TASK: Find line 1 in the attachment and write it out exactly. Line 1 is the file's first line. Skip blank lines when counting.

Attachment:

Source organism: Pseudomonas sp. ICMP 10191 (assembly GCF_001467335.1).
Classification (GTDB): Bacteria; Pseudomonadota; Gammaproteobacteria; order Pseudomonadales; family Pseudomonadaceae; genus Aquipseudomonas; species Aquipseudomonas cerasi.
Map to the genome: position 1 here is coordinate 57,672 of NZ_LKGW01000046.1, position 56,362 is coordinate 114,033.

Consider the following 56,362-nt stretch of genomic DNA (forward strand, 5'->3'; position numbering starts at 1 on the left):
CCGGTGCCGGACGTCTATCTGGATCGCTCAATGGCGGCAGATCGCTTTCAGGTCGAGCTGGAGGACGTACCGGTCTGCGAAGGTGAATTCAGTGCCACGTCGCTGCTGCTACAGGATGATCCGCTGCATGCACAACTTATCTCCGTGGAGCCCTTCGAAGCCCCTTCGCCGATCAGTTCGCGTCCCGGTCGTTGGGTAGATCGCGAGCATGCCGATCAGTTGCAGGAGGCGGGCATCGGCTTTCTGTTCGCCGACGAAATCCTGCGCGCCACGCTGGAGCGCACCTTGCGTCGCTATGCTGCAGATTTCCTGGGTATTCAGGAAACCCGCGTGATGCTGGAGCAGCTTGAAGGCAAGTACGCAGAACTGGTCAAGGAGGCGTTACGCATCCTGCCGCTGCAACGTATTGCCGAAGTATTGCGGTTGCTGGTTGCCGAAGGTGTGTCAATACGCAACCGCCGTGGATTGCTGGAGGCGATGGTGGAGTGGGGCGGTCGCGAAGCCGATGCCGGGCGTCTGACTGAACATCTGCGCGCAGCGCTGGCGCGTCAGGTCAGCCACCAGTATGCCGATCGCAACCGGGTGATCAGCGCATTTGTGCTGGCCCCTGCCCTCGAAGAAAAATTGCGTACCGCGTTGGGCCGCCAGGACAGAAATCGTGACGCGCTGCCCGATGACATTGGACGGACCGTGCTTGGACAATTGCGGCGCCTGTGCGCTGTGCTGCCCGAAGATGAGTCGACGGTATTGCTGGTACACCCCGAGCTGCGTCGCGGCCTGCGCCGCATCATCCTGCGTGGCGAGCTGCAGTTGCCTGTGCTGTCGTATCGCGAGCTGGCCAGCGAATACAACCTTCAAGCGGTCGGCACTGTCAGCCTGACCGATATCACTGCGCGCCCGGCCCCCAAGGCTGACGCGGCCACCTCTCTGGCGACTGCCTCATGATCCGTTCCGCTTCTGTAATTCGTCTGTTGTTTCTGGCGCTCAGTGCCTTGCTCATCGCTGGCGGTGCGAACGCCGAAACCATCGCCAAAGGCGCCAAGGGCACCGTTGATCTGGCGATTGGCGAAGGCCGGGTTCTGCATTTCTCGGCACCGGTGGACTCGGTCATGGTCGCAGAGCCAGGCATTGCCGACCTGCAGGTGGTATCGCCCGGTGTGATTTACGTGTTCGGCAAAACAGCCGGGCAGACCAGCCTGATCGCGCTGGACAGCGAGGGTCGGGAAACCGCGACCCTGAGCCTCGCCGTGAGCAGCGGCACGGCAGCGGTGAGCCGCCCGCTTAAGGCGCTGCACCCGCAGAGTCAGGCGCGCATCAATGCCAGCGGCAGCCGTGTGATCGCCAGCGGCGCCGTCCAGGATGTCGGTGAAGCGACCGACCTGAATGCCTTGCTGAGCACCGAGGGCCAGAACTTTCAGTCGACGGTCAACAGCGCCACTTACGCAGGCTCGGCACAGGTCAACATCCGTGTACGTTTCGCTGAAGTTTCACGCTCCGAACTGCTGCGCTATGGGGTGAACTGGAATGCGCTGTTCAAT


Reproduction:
Source organism: Pseudomonas sp. ICMP 10191 (assembly GCF_001467335.1).